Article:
Myanmar announced a mass prisoner amnesty Tuesday, raising hope for the imminent release of hundreds of political detainees in what would be a major sign of change in the authoritarian state.

More than 6,300 prisoners will be pardoned from Wednesday "on humanitarian grounds", state television announced, without saying whether political prisoners would be among them.

The fate of the country's estimated 2,000 political detainees, who include pro-democracy campaigners, journalists, monks and lawyers, has long been a top demand of Western nations that have imposed sanctions on Myanmar.

The announcement came just hours after a government-appointed human rights panel called for a pardon for the country's "prisoners of conscience".

The National Human Rights Commission said freeing detainees "who do not pose a threat to the stability of state" would allow them to participate in "nation-building", according to an official English-language newspaper.

It noted that UN Secretary General Ban Ki-moon and foreign governments were calling for "the release of what is referred to as 'prisoners of conscience'," in a rare official acknowledgement of their existence.

On Monday a government official, speaking on condition of anonymity, told AFP that political prisoners were expected to be freed within days.

Their release would be arguably the clearest sign yet of change under a new leadership that has reached out to critics including opposition leader Aung San Suu Kyi, freed in November after seven straight years of detention.

President Thein Sein, a former general and senior junta figure, has surprised critics by signalling a series of political reforms since taking power following a controversial election last November.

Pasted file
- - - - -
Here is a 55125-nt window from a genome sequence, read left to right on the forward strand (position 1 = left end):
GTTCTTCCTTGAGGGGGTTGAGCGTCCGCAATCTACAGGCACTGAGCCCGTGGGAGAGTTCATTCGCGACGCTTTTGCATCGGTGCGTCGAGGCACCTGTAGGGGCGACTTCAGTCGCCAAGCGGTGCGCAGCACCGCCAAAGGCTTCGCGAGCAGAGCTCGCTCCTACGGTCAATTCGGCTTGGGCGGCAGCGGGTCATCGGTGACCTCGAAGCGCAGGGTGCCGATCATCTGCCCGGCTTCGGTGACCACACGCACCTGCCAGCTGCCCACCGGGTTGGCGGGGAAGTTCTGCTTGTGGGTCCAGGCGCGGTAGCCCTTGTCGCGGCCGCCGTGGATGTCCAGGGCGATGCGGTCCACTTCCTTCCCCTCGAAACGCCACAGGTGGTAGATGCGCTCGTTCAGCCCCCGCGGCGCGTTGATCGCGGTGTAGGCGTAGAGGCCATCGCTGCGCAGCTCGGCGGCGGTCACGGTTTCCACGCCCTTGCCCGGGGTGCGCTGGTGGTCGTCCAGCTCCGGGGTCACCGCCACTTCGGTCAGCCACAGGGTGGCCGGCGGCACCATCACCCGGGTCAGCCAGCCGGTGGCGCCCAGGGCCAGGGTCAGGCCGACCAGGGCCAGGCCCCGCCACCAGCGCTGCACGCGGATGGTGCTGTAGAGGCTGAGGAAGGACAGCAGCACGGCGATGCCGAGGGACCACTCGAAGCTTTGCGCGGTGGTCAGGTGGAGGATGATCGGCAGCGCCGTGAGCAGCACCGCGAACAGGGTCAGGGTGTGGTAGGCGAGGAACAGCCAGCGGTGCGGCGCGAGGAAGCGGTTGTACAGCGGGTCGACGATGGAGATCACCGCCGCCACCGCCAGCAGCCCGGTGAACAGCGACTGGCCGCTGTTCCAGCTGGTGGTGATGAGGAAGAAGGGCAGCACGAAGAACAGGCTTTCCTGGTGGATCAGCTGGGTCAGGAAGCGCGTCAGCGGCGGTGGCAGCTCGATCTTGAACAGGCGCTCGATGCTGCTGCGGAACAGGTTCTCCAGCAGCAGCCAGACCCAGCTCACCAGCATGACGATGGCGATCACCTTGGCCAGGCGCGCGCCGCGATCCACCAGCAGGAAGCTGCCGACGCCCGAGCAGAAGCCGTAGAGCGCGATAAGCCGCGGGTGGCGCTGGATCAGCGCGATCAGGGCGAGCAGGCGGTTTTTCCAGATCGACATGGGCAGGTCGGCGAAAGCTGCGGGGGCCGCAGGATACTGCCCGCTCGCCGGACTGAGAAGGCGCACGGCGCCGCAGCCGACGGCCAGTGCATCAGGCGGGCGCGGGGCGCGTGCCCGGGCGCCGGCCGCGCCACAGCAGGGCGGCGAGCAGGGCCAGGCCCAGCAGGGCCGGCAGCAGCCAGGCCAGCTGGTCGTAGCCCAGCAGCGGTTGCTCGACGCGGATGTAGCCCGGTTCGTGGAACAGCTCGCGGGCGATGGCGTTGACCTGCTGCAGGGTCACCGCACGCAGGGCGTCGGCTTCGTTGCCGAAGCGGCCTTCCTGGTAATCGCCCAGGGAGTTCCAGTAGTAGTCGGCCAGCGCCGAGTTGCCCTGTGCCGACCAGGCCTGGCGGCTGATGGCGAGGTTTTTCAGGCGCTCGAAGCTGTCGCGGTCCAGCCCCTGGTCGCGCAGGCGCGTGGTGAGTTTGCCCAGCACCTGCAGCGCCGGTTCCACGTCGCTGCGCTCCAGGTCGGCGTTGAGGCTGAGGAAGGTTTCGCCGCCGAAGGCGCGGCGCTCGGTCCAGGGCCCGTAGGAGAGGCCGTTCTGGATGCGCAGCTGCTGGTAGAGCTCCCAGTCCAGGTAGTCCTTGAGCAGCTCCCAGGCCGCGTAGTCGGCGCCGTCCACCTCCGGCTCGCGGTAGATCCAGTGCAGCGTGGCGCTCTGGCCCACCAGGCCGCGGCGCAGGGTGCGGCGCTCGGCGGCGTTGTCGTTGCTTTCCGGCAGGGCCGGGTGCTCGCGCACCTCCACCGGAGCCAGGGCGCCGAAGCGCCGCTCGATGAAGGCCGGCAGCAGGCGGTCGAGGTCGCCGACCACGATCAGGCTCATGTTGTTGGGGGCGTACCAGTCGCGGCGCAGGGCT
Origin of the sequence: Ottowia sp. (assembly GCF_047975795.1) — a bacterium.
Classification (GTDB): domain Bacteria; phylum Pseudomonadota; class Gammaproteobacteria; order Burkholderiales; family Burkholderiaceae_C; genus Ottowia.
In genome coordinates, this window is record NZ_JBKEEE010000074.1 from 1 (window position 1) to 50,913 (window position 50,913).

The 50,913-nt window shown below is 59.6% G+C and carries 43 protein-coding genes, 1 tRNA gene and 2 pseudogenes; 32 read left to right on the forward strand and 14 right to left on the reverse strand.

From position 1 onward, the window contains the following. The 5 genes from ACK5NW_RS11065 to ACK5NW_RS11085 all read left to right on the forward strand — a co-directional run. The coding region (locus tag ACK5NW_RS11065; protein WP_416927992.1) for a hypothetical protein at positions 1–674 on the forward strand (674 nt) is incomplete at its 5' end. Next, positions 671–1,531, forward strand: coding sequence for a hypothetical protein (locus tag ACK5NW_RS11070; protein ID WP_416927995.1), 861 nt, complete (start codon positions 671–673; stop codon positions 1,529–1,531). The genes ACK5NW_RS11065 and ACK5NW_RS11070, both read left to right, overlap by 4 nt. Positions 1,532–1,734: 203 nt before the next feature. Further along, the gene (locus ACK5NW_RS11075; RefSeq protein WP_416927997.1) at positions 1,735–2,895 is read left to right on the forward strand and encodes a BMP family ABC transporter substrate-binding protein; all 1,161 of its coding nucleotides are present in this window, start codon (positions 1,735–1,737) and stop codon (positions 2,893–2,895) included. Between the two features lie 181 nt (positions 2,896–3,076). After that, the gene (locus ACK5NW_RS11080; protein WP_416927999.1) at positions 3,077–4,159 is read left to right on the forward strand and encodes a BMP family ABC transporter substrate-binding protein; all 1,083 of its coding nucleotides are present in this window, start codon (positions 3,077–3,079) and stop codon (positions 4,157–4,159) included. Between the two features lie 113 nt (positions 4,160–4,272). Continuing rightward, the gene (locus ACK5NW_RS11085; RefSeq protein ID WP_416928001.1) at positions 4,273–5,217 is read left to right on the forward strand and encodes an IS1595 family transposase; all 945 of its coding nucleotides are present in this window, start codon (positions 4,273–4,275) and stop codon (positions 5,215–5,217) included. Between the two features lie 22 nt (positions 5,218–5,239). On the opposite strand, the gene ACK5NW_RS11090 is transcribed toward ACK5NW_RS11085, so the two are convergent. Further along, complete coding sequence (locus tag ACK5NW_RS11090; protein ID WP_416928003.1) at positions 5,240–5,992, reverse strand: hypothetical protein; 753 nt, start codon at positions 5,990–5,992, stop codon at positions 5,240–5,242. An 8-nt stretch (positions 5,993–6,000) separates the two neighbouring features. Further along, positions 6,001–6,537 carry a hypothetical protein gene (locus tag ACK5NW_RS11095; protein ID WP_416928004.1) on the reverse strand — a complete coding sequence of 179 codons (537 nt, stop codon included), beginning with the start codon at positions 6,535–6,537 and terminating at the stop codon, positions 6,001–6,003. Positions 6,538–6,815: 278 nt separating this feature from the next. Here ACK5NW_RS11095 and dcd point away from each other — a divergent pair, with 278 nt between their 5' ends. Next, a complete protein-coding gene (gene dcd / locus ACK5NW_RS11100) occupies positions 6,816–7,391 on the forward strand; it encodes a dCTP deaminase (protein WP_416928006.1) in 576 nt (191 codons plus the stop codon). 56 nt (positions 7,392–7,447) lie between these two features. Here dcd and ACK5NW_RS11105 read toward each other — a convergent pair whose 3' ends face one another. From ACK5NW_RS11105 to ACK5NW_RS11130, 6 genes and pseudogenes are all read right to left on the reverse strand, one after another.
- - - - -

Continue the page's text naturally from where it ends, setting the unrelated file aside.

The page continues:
He has been applauded by international observers for holding direct talks with Suu Kyi, whose National League for Democracy (NLD) on Monday said it was "expecting" all political detainees to be released.

A top US official, Kurt Campbell, on Monday hailed recent developments in Myanmar, including what he described as "very consequential dialogue" between Suu Kyi and the leadership.

He hinted that concrete moves towards democracy by Myanmar could lead to an easing of sanctions.

"We will match their steps with comparable steps," he said.

The new regime, which came to power after controversial elections held a few days before Suu Kyi's release, appears keen to improve its image and in August held the first talks between her and Thein Sein, a former general.

Suu Kyi, whose party won 1990 election but was never allowed to take power, has said she believes Thein Sein genuinely wants to make reforms, but she cautioned it was too soon to say whether he would succeed.

The NLD boycotted last year's ballot, largely because of rules that would have forced it to expel imprisoned members. As a result it was delisted as a political party by the regime.